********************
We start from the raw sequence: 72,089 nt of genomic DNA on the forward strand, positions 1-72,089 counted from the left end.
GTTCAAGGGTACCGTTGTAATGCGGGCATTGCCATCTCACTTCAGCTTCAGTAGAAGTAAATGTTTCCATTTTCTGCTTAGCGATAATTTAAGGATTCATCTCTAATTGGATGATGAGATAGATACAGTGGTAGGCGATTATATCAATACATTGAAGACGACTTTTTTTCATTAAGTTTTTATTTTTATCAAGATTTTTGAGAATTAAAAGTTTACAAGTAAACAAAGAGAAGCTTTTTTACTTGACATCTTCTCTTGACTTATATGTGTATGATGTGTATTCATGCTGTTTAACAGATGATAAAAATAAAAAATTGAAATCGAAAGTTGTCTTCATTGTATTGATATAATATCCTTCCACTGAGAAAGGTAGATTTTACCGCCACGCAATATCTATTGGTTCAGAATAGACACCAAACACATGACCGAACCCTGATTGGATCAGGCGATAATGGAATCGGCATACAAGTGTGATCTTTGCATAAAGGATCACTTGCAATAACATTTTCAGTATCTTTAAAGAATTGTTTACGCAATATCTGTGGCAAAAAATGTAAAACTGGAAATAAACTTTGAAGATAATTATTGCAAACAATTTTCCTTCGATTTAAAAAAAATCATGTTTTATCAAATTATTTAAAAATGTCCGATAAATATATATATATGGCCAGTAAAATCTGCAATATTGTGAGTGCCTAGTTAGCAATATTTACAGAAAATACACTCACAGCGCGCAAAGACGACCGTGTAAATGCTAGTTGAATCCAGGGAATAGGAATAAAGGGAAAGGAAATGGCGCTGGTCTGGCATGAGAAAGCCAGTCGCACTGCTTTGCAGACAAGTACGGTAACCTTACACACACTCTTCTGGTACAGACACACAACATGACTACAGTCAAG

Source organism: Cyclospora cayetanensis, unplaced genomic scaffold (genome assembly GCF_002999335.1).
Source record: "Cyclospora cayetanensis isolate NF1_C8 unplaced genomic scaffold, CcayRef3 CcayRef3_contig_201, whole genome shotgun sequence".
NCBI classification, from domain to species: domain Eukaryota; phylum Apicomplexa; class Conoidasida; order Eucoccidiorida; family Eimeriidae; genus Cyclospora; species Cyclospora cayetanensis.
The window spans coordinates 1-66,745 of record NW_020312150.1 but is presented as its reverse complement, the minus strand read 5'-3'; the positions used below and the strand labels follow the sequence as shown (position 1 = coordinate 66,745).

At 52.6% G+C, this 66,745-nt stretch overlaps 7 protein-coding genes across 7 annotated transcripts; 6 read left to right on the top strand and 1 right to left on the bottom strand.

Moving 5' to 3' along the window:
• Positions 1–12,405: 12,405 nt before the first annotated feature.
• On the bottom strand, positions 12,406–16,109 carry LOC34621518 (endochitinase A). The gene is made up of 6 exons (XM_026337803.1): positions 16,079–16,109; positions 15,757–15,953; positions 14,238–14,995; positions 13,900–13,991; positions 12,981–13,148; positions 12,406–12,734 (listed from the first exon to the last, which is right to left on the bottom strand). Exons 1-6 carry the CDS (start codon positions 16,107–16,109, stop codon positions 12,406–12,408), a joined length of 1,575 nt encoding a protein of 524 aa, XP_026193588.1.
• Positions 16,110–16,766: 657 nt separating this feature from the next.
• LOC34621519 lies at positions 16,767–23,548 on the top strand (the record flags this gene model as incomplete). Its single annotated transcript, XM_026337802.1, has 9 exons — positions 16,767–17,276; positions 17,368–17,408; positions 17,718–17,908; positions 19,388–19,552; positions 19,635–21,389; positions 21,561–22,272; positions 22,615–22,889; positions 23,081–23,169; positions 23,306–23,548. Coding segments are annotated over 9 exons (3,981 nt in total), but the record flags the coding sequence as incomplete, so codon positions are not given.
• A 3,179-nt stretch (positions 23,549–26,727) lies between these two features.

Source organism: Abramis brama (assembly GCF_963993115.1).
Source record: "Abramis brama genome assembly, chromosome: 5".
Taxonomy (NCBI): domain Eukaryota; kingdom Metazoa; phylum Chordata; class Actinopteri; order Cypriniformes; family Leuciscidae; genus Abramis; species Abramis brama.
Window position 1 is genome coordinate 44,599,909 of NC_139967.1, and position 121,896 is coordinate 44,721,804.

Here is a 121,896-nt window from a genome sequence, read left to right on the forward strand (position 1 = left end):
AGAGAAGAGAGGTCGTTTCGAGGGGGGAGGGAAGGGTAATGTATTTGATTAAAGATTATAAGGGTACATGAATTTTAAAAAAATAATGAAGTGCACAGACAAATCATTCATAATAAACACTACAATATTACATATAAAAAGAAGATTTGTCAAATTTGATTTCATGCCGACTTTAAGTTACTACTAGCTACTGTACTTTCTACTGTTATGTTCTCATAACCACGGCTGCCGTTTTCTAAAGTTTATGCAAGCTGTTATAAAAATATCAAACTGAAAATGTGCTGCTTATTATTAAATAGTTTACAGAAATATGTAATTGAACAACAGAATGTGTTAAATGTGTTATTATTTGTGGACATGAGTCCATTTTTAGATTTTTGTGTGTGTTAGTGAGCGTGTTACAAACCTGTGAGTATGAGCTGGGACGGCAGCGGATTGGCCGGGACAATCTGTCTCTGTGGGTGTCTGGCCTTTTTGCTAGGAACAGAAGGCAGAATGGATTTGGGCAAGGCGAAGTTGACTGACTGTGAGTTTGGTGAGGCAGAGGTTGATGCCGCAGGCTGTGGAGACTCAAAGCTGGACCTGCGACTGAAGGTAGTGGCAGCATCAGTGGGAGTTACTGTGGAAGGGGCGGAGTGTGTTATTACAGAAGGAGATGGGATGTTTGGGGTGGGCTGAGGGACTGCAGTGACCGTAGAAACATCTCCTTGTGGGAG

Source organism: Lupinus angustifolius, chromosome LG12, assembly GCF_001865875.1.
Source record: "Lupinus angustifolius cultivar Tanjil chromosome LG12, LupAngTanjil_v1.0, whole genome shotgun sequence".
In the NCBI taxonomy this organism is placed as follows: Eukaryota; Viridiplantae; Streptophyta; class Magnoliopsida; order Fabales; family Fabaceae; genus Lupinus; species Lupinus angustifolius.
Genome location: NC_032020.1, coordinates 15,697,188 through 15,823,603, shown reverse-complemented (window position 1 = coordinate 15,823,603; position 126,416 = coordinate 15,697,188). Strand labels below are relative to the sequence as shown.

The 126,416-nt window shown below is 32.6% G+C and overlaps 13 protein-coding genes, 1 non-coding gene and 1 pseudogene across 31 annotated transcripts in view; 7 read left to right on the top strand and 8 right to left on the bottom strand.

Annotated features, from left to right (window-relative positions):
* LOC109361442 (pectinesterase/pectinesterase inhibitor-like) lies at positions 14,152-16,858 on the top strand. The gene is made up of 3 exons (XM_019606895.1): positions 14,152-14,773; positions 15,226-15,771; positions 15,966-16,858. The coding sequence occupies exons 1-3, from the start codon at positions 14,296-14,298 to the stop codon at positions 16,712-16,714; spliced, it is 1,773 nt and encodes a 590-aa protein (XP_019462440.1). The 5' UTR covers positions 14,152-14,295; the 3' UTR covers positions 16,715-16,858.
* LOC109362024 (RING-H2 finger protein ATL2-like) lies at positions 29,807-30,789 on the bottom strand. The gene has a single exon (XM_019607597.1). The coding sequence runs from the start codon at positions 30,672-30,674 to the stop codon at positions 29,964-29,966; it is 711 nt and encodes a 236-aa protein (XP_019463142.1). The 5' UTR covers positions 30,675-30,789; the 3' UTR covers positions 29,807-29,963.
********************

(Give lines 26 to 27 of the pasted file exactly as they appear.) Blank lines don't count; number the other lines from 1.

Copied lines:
* LOC109361442 (pectinesterase/pectinesterase inhibitor-like) lies at positions 14,152-16,858 on the top strand. The gene is made up of 3 exons (XM_019606895.1): positions 14,152-14,773; positions 15,226-15,771; positions 15,966-16,858. The coding sequence occupies exons 1-3, from the start codon at positions 14,296-14,298 to the stop codon at positions 16,712-16,714; spliced, it is 1,773 nt and encodes a 590-aa protein (XP_019462440.1). The 5' UTR covers positions 14,152-14,295; the 3' UTR covers positions 16,715-16,858.
* LOC109362024 (RING-H2 finger protein ATL2-like) lies at positions 29,807-30,789 on the bottom strand. The gene has a single exon (XM_019607597.1). The coding sequence runs from the start codon at positions 30,672-30,674 to the stop codon at positions 29,964-29,966; it is 711 nt and encodes a 236-aa protein (XP_019463142.1). The 5' UTR covers positions 30,675-30,789; the 3' UTR covers positions 29,807-29,963.